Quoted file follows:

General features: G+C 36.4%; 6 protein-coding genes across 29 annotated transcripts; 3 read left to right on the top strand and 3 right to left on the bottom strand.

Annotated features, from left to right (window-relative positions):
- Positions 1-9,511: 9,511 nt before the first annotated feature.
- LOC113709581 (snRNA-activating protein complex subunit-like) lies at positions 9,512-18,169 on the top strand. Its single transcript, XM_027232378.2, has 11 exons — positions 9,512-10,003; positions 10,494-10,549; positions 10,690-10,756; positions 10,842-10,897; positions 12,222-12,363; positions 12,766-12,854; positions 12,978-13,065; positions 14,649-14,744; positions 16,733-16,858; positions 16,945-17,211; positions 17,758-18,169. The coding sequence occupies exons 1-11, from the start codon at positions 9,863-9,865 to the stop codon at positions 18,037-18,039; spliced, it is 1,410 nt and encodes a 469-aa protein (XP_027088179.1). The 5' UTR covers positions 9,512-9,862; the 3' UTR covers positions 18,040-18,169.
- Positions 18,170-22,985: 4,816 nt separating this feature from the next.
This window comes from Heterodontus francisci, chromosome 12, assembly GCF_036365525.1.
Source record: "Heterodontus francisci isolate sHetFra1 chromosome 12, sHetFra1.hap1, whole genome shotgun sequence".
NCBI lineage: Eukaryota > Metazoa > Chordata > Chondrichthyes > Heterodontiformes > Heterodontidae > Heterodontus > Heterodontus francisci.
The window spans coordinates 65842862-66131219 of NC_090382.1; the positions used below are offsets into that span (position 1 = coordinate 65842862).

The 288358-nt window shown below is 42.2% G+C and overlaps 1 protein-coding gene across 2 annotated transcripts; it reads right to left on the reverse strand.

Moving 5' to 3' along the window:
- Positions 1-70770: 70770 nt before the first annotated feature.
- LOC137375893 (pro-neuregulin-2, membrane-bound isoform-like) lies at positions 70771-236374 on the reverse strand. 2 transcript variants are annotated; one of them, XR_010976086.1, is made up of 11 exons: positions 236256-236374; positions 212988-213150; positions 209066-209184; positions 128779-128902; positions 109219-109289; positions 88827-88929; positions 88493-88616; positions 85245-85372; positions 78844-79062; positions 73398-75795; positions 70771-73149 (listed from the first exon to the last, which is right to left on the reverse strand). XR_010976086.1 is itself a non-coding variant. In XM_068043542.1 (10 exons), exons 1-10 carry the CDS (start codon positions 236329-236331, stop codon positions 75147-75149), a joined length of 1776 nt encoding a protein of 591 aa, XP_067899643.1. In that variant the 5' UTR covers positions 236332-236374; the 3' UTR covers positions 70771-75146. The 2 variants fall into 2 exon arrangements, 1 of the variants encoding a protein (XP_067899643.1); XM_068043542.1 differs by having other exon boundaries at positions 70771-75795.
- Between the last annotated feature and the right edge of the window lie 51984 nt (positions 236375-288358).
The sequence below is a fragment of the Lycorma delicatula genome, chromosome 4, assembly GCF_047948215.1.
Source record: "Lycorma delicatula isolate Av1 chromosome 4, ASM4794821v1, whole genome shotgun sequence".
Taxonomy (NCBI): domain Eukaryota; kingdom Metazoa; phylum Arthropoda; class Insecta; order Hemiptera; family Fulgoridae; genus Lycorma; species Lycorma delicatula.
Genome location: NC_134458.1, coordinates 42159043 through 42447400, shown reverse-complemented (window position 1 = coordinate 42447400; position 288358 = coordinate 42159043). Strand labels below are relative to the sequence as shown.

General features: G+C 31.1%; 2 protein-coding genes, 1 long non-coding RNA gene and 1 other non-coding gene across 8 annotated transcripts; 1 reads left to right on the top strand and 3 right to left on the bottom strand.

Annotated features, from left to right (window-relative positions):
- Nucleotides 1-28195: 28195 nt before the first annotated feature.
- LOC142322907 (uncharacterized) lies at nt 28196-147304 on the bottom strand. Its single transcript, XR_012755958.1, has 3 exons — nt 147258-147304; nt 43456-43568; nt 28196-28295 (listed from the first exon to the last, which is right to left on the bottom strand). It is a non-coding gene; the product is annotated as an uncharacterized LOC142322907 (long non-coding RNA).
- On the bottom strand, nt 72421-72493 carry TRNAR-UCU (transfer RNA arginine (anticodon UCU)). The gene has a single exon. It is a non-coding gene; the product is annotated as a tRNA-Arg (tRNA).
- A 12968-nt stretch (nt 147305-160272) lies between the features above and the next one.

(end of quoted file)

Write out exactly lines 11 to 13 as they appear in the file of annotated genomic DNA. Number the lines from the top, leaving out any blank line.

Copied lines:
Moving 5' to 3' along the window:
- Positions 1-70770: 70770 nt before the first annotated feature.
- LOC137375893 (pro-neuregulin-2, membrane-bound isoform-like) lies at positions 70771-236374 on the reverse strand. 2 transcript variants are annotated; one of them, XR_010976086.1, is made up of 11 exons: positions 236256-236374; positions 212988-213150; positions 209066-209184; positions 128779-128902; positions 109219-109289; positions 88827-88929; positions 88493-88616; positions 85245-85372; positions 78844-79062; positions 73398-75795; positions 70771-73149 (listed from the first exon to the last, which is right to left on the reverse strand). XR_010976086.1 is itself a non-coding variant. In XM_068043542.1 (10 exons), exons 1-10 carry the CDS (start codon positions 236329-236331, stop codon positions 75147-75149), a joined length of 1776 nt encoding a protein of 591 aa, XP_067899643.1. In that variant the 5' UTR covers positions 236332-236374; the 3' UTR covers positions 70771-75146. The 2 variants fall into 2 exon arrangements, 1 of the variants encoding a protein (XP_067899643.1); XM_068043542.1 differs by having other exon boundaries at positions 70771-75795.